This is a rush transcript from "On the Record," , May 5, 2009. This copy may not be in its final form and may be updated.

GRETA VAN SUSTEREN, FOX NEWS HOST: A very special guest is here in Washington to go "On the Record," "New York Times" best-selling author Lee Woodruff. Lee and her husband, of course, ABC reporter Bob Woodruff, co-wrote the number one bestseller "In an instant."

Lee's new book is "Perfectly Imperfect, a Life in Parts." And I knew you'd be back with a new book. I knew it because I loved the first one, and I love this one.

(LAUGHTER)

LEE WOODRUFF, AUTHOR, "PERFECTLY IMPERFECT": Good.

VAN SUSTEREN: We have to start with the title. Whose idea?

WOODRUFF: Yes. You know, it was a collaboration with my editor and myself, because she looked at the whole collection, and she said "This is really just about life, a life that is never perfect, that never goes as planned." So you increase the imperfect.

VAN SUSTEREN: It is so interesting reading the book. I love all the family stories that start off. I think it was Orlando at Disney World.

And then it also goes through the pain, and I do not mean to jump at this, but I have so many questions for you, with Mel.

WOODRUFF: Yes, Melanie Bloom, the widow of David Bloom, yes.

VAN SUSTEREN: The two of you.

WOODRUFF: The tow of us. And that's really a chapter for anybody who has got a best friend and who has gone through something with that friend that pulls you together, whether it's a bad divorce or loss of child. We all have friends that have taken us through hard times.

This is sort of an homage to that. And, then, of course, it has the very happy ending of Melanie remarrying a little more than a year ago. And there is redemption after a horrible tragedy.

VAN SUSTEREN: But it is so well-written that you feel like -- there is one scene where you and Mel, I think, are sitting in baggage claim someplace --

WOODRUFF: Here.

VAN SUSTEREN: Here at the baggage claim, just the two of you. And I felt like a voyeur, like I was there. You could feel the scene on that one.

WOODRUFF: That's a compliment.

VAN SUSTEREN: The two of you -- I guess you were friends before, but the circumstances certainly --

WOODRUFF: We were friends before, and the same war takes two different guys in two different ways, loves of our life.

And we were sort of sitting there, I'll never forget that, right here in Washington, just sort of shell shocked, like, "Wow, did this really happen?" A few years ago we were all just playing tennis and raising our babies.

VAN SUSTEREN: And now, of course, Bob, who is doing very well, I might add.

WOODRUFF: He's doing amazing. Back on the air on ABC and running around chasing stories and chasing kids.

VAN SUSTEREN: Of course, he got the interview we all wanted, John Edwards. But that's another story.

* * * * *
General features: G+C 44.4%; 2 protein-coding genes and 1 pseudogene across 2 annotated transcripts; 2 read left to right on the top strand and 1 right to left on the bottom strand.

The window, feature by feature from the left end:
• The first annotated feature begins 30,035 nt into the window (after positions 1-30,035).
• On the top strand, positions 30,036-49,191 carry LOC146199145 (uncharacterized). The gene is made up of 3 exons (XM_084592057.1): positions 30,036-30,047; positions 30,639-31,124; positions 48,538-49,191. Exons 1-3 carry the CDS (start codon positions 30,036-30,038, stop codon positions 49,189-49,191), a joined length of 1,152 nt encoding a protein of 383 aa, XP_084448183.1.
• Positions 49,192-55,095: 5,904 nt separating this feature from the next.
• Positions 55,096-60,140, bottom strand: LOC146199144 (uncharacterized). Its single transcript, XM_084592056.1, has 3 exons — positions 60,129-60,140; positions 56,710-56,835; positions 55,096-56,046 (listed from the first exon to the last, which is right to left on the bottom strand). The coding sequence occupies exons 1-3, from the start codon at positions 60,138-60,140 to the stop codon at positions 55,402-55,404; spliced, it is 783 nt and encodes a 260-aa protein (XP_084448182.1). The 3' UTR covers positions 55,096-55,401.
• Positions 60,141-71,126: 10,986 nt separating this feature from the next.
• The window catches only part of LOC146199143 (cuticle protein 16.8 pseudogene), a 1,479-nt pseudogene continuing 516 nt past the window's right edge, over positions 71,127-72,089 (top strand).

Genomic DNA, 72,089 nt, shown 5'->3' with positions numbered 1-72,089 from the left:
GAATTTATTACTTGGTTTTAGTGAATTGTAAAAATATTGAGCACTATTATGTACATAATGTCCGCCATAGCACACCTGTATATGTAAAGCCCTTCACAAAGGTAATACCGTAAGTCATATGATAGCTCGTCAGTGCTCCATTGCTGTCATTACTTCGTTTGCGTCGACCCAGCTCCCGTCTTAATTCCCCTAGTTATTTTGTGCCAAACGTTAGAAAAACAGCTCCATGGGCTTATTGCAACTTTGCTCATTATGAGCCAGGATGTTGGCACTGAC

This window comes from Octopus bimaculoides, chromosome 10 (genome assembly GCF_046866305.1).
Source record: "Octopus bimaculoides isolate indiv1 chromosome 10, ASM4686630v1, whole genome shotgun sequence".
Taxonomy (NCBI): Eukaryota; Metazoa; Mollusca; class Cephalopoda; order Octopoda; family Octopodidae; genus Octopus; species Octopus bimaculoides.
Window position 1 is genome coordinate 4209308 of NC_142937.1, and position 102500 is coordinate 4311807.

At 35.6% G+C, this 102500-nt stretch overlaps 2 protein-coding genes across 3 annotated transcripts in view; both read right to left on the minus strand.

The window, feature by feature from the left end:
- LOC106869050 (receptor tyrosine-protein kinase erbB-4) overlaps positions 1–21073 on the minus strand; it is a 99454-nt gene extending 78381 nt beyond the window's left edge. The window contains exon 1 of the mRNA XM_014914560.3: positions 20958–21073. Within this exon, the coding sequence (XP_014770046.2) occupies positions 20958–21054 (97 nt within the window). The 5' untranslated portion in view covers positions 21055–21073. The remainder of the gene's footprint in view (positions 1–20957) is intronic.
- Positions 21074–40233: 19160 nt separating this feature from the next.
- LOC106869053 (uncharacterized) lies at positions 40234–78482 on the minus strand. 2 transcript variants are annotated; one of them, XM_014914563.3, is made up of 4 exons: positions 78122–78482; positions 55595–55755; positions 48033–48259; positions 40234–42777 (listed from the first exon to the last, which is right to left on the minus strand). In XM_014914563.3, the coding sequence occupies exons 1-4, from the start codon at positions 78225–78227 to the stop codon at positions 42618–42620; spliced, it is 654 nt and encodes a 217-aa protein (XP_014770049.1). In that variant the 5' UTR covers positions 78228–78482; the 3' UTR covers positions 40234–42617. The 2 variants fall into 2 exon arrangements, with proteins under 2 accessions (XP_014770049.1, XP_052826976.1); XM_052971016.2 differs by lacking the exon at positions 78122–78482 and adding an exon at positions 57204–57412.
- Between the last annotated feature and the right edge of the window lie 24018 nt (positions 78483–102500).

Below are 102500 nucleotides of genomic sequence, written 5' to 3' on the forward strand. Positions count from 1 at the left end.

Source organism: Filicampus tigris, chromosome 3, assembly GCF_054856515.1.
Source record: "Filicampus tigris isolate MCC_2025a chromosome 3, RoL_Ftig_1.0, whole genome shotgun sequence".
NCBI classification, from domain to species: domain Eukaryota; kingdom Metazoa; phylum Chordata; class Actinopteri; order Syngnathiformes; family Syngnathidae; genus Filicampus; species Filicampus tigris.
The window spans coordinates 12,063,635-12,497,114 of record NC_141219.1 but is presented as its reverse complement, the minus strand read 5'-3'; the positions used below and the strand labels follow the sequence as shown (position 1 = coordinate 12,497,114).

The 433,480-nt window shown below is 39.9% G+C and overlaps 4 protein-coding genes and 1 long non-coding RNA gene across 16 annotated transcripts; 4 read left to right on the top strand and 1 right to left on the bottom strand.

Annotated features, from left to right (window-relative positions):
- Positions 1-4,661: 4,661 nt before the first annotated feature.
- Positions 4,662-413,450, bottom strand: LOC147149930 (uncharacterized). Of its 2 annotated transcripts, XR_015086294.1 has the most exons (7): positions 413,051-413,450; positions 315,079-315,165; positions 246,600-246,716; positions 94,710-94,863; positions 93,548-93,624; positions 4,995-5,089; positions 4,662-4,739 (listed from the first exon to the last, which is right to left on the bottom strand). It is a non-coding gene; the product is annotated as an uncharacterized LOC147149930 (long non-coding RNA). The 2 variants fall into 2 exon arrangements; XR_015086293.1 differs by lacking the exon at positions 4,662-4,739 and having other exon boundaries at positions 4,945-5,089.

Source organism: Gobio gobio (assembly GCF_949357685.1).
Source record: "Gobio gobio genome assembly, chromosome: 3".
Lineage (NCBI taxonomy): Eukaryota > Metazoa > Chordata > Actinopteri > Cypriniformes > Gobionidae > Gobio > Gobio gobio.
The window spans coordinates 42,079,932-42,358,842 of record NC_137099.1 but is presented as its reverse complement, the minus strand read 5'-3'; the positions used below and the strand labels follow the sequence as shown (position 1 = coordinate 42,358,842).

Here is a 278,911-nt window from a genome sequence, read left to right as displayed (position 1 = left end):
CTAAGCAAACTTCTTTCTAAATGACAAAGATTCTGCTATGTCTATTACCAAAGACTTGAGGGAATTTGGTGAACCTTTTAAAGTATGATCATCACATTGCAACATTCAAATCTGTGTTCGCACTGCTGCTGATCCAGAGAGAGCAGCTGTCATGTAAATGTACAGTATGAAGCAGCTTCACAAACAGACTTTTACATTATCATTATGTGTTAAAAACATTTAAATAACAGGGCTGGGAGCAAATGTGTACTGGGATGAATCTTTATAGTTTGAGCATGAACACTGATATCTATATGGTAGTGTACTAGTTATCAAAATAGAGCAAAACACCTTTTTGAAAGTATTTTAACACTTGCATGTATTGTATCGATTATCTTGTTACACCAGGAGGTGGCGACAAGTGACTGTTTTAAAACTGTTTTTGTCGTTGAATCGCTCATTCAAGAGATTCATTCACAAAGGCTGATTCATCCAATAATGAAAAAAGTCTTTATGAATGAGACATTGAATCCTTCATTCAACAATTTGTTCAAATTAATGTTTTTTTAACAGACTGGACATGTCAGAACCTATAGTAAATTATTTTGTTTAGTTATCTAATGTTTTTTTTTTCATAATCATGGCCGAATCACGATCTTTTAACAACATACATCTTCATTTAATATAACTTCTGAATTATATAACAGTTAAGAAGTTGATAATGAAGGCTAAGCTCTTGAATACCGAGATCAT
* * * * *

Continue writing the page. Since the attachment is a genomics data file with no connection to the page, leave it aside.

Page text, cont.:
(LAUGHTER)

We talked about off-camera how he beat everyone. The other thing that is interesting is the multitasking.

WOODRUFF: Yes.

VAN SUSTEREN: You're like -- mothers are air-traffic controllers at O'Hare with all of the planes coming in at once.

WOODRUFF: All the work we do now in the area of brain injury for our vets, I can tell you so much about the brain. But you probably know this - - women's brains truly are calibrated differently than men. They have found that physiologically, we are just simply able to do more things at once than men. So you can feel superior.

VAN SUSTEREN: Bob, I take it, has read the book?

WOODRUFF: Bob has read the book. And he writes the introduction. And my kids have only read the parts that apply to them. I forced them to read it so that they wouldn't end up on the couch years from now blaming me.

VAN SUSTEREN: How old are they?

WOODRUFF: Mac is 17. He's heading off to college in the fall. Katherine is 15, and the twins just turned nine.

VAN SUSTEREN: It is interesting how you talk about when they are babies and you could touch them when they were naked. Now everyone is running all covered up, and everything. The family, the mother, all these roles sort of change.

WOODRUFF: They do change. And I think that that's part of the book, at least people tell me, it celebrates the different phases and the different roles that we have as parents, as girlfriend, as child, as spouse.

And you put all those things together, and they defined sort of a life. And these are little moments. Collectively seen, there are things that we can all connect to.

VAN SUSTEREN: This is a great book for Mother's Day. I recommend it to all the viewers.

Also, I can't let you go without talking about the foundation for brain injured vets.

WOODRUFF: Thank you. Yes, the BobWoodruffFoundationReminds.org. And we're asking everyone to twitter. Go to tweettoremind.org. If someone risked their life for you, would you give them a dollar? When you twitter over Memorial Day weekend, you give a dollar to our foundation, which goes 100 percent to a wounded veteran and their family.

We owe these guys big.

VAN SUSTEREN: So you must twitter over Memorial Day. And if you forget, where do you go again?

WOODRUFF: Go to remind.org.

VAN SUSTEREN: I will also blog about it in case anyone is not marking it down--Remind.org.

WOODRUFF: Thank you.

VAN SUSTEREN: Lee, great book. Everyone's going to be reading it on Mother's Day and more. Always nice to see you, tell Bob --

WOODRUFF: Love seeing you. I will.



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